Elizabeth Palmer <Elizabeth.Palmer@ampf.com>,                            Annie Davidson <annehdavidson@gmail.com>

As a first step, we asked members who came to the September 12th lunch the first of a series of questions we plan to ask at meetings. Twenty-five people participated by answering our question: “What do you love the most about our South Shore community?” Thank you to all who joined in! All responses are at the end of this submission. You will see that VERY clear themes came through:
  • Beautiful environment with lots of healthy, outdoor activities/lifestyle options. Quote: “I love the amazing natural environment that exists here and the love for this environment that is evidence in our population. Also, the availability of quality outdoor activities to participate in year round.”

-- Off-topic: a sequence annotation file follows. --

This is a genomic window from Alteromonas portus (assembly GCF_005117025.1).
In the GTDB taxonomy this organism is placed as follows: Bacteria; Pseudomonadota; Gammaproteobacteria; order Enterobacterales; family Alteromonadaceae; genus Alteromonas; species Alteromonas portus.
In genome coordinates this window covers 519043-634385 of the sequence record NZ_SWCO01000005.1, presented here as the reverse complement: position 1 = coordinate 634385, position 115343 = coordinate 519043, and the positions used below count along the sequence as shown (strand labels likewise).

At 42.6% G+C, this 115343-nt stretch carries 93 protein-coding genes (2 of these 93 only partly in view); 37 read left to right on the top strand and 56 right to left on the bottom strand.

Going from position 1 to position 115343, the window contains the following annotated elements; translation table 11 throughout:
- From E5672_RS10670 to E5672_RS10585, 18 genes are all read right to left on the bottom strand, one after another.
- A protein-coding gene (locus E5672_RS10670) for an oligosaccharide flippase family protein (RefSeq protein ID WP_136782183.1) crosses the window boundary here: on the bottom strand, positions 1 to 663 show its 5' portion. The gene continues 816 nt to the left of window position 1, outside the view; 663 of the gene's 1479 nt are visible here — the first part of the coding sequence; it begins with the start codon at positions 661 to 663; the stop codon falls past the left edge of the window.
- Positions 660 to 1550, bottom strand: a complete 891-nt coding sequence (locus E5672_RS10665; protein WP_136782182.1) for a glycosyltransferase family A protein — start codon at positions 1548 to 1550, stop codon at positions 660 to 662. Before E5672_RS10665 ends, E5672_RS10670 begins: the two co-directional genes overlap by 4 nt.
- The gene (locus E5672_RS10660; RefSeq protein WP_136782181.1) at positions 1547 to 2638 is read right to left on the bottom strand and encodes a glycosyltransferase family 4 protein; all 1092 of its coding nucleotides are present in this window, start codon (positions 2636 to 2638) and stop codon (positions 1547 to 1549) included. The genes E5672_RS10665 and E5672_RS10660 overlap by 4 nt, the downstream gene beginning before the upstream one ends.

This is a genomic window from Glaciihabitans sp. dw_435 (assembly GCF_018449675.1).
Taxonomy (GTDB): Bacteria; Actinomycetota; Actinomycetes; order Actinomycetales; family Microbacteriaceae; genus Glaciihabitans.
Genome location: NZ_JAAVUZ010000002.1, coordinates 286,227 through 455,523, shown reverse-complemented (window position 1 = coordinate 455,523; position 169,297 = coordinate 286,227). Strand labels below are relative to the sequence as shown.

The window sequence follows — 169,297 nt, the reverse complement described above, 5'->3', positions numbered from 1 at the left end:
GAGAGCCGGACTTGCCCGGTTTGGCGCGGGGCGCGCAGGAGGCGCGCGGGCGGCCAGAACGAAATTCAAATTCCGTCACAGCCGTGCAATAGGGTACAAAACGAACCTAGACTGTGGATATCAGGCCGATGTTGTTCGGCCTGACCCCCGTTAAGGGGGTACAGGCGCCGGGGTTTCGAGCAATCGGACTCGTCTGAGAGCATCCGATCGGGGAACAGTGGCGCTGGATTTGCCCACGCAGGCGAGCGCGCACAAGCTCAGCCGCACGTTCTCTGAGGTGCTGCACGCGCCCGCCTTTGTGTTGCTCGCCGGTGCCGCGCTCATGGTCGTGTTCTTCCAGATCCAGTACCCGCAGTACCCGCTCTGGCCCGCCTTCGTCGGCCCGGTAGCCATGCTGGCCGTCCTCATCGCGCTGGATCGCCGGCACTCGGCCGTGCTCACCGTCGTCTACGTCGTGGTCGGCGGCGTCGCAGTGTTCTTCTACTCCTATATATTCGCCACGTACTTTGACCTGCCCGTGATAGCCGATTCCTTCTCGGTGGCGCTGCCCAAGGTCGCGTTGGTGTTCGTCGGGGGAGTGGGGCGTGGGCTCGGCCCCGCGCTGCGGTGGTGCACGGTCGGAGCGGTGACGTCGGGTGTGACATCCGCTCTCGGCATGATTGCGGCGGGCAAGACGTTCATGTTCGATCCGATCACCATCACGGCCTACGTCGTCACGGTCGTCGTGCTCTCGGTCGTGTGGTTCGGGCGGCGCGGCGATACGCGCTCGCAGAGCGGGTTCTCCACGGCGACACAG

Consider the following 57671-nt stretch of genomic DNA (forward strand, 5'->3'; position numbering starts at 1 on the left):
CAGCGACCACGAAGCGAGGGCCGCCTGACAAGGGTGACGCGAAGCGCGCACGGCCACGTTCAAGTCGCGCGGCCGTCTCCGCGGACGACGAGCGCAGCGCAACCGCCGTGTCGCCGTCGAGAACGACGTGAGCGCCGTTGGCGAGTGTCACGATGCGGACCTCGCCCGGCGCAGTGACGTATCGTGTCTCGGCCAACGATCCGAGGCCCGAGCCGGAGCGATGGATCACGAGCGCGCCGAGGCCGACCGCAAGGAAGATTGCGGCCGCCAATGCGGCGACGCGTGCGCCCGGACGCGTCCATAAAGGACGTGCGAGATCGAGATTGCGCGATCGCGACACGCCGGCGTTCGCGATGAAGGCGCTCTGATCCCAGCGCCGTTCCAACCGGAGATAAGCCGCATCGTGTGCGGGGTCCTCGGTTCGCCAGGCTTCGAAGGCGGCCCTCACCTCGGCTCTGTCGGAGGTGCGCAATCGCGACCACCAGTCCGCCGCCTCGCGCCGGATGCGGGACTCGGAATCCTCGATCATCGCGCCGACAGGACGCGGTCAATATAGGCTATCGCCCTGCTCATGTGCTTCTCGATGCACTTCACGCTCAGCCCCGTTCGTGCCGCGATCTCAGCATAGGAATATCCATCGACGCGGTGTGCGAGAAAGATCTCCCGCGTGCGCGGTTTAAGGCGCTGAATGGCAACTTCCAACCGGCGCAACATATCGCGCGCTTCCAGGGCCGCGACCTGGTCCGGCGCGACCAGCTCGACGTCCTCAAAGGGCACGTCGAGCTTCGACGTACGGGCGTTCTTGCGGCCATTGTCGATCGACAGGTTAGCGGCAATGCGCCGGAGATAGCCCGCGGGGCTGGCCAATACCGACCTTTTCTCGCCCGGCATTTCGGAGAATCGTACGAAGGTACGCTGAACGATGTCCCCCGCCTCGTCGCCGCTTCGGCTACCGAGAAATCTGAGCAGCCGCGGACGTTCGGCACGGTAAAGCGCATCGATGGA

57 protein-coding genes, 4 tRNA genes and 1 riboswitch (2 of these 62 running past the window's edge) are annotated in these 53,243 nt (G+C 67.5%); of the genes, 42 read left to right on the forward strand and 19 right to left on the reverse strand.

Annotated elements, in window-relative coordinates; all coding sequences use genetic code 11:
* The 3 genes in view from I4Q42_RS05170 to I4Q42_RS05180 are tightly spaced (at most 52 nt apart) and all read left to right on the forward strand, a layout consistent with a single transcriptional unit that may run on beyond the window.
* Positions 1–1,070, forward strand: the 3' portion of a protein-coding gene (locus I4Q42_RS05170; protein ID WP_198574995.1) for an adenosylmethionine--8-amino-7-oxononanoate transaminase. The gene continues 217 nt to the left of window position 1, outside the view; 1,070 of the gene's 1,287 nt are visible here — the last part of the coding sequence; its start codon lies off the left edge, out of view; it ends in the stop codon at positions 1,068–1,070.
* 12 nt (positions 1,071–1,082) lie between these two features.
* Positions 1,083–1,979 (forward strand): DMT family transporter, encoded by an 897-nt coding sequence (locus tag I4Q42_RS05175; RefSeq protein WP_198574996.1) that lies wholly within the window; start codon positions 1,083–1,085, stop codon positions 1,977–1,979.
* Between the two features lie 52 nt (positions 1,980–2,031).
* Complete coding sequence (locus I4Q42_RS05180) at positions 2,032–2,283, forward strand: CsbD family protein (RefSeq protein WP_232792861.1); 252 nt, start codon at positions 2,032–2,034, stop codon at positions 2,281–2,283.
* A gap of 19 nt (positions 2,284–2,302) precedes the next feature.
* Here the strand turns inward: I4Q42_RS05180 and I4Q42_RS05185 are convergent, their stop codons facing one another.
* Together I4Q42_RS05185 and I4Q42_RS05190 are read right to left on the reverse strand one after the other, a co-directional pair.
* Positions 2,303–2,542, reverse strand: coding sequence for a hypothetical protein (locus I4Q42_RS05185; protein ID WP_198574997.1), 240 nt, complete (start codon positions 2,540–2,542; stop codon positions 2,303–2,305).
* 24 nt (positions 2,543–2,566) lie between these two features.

• Safe, friendly, “small town” community. Quote: “Small town feeling” (I love that! Sounds like a song…)
  • How we support each other (individually, non-profits, schools, clubs). Quote: “When needs arise, one or more community organizations rise to meet those community needs.”  
At the 9/19 meeting, we will ask: “What scares you the most about the future of our South Shore community?” 
 
Also, we are lucky to have Abby Ouimet (who is a professional facilitator for groups like SISLT) facilitate a November meeting using the SWOT approach. Stay tuned.

Here are all the responses from the first question. Enjoy!

SISLT Lunch Meeting 9/12/18
Question 1 “What do you love the most about our South Shore community?” 
(Each bullet is one person’s response. All are anonymous.)
  • The blend of the natural environment within the community